The Innkeepers
The Innkeepers
Photo credit: Magnolia

The entire structure of “The Innkeepers” is about slowly turning up the creepiness. Claire watches a creepy video online of one of the hotel room doors closing. She’s recording and hears a female voice in the distance. She tries to go to bed and, well, things get real creepy. I felt like “House of the Devil” sometimes stayed on the same plain, moving forward instead of upward. “The Innkeepers” is a constant rise, like a rollercoaster getting closer and closer to the top. So many modern horror directors release the tension with jump scares or loud sounds or other silliness but West has the nerve to keep pushing viewers higher and higher until the final act when it goes over the top. The structural choices make that final act insanely tense and remarkably scary. I see dozens of horror movies a year. I can’t remember the last time I felt anything approximating fear while watching one. When Claire is standing at the top of the stairs near the end of “The Innkeepers,” I almost had to look away. I could feel the hair on my arms standing up. It’s that good.

It helps that West’s technical team are all working at the absolute top of their craft with this film. They’ll NEVER get the credit they deserve, but the cinematography by Eliot Rockett and the production design by Jade Healy, who both worked on “House” as well, are spectacular. The movie is beautiful to look at with Rockett’s sweeping shots of the creepy halls of the Inn and Healy’s perfect design from the old wallpaper to the basement that serves as something of a storage room when it’s not a passage to Hell. “The Innkeepers” is technically more impressive than most people will notice, but it adds a sense of realism to a ghost story that is almost subconscious. If the cinematography and design weren’t as effective, you might not notice that either but you wouldn’t be as scared.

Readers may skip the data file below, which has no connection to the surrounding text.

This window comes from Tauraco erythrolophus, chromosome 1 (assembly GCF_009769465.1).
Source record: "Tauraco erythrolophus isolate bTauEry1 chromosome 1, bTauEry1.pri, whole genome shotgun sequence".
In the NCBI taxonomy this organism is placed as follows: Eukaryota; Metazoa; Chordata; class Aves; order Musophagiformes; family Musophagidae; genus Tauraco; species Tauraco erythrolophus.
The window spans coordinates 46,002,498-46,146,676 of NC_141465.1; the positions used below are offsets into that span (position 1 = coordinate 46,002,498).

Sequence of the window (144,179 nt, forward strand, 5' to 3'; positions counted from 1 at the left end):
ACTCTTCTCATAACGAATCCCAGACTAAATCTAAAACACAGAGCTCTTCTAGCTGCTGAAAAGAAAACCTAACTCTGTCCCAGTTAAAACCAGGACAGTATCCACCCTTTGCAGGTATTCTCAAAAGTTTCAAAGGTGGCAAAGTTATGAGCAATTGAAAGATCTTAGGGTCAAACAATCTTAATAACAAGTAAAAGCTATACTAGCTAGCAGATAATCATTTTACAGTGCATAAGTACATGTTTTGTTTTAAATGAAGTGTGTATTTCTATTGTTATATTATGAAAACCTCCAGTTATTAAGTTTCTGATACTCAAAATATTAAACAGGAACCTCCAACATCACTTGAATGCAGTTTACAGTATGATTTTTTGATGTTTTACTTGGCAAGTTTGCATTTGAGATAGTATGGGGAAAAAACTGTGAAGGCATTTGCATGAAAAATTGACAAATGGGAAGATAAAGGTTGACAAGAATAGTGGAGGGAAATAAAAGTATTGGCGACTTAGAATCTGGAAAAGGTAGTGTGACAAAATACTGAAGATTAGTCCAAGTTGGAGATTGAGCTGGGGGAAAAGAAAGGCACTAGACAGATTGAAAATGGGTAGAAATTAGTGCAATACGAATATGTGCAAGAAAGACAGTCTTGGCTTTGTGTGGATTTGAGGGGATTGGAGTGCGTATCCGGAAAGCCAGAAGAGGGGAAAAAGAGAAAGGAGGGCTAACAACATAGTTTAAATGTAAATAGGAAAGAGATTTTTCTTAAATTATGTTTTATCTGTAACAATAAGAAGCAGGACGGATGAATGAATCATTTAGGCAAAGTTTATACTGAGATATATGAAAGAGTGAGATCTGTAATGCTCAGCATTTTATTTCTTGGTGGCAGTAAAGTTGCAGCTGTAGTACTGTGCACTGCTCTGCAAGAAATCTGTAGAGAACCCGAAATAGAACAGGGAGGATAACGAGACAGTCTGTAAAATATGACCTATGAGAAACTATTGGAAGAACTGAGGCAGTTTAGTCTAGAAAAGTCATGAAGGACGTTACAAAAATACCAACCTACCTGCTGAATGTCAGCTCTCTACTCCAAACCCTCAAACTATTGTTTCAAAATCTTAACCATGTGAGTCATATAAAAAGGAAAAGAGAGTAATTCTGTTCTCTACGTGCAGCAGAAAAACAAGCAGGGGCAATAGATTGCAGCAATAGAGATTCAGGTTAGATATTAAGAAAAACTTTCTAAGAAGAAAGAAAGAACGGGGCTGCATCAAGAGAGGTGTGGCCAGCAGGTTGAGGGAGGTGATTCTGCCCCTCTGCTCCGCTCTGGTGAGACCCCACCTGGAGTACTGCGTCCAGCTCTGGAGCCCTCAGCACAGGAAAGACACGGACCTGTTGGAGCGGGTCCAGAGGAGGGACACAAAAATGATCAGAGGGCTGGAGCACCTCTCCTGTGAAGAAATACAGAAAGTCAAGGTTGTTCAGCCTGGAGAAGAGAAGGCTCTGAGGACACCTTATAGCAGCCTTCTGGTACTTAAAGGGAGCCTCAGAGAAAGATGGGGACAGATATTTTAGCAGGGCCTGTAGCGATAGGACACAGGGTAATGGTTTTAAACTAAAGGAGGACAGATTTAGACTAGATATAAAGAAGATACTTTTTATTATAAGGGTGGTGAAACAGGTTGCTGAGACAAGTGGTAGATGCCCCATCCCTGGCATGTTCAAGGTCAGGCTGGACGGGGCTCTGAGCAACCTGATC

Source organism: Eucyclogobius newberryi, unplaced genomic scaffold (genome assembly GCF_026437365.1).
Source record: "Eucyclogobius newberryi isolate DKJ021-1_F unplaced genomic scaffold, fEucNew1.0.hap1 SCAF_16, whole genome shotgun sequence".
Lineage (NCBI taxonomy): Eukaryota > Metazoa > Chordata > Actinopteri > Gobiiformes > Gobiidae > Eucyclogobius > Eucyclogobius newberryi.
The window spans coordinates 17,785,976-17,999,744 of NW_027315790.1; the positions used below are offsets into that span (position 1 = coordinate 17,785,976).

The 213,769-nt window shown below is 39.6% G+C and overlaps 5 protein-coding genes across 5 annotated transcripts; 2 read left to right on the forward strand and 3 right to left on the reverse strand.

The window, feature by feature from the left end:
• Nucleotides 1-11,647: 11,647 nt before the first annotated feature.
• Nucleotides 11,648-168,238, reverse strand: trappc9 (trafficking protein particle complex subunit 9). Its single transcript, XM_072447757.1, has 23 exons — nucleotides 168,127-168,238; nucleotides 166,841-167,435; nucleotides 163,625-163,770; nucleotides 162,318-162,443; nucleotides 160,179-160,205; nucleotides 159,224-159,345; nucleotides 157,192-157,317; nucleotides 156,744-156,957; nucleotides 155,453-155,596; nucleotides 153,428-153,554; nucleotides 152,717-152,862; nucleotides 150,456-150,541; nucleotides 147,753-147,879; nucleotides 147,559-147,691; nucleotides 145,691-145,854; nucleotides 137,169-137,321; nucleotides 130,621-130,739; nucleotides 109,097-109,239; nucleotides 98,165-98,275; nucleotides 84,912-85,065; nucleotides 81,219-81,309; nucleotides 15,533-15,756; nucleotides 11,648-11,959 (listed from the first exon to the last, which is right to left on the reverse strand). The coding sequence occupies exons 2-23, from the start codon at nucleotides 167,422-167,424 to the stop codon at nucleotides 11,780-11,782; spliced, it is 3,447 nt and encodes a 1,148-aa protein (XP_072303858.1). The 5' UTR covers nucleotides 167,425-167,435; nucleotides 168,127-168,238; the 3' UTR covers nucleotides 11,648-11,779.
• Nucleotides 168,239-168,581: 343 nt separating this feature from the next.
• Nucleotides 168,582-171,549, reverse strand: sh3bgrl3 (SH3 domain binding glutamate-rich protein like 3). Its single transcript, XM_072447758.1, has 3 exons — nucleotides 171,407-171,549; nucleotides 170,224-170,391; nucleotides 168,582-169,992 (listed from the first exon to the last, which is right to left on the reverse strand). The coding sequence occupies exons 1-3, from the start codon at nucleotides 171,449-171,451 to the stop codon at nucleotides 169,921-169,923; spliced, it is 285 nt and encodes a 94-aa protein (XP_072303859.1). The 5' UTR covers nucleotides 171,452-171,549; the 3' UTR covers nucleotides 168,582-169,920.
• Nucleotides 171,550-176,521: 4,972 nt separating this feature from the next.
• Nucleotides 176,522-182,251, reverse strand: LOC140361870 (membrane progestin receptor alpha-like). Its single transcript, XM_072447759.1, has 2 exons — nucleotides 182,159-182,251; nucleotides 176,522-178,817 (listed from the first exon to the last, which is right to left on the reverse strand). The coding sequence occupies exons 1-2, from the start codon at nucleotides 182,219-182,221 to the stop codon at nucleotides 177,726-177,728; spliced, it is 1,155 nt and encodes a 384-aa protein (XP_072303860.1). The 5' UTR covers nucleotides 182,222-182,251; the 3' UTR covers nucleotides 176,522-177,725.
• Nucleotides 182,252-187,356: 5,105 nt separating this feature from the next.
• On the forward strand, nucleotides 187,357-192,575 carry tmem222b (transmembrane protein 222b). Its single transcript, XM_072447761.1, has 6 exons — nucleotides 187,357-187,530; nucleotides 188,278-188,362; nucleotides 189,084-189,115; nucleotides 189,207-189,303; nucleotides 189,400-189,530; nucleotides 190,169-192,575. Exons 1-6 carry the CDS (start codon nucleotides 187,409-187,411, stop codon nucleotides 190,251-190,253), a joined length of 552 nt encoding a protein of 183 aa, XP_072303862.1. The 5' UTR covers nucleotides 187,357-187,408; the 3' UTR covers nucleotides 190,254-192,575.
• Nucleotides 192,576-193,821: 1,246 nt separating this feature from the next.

It also helps to have a likable, genuine heroine like Paxton. She’s in virtually every shot of the movie and she’s simply great. We want to follow Claire. We want her to figure out what’s going on. We want her to be happy. And we really, really, really don’t want her to go down those stairs.

“The Innkeepers” stars Sara Paxton, Pat Healy, Alison Bartlett, Jake Ryan, Kelly McGillis, and George Riddle. It was written and directed by Ti West. It is On Demand now and opening in Chicago theaters tomorrow on February 3rd, 2012.

HollywoodChicago.com content director Brian Tallerico

By BRIAN TALLERICO
Content Director
HollywoodChicago.com
brian@hollywoodchicago.com

Manny be down's picture

"The Innkeepers"

I like this movie its’ was both scary N creepy, plus Kelly Mcgillis was gr8 as the pcychic!!

ziggy one of the best's picture

Innkeepers

Not as scary as I thought it could be but to think how old Kelly Mcgillis has age is some thing to see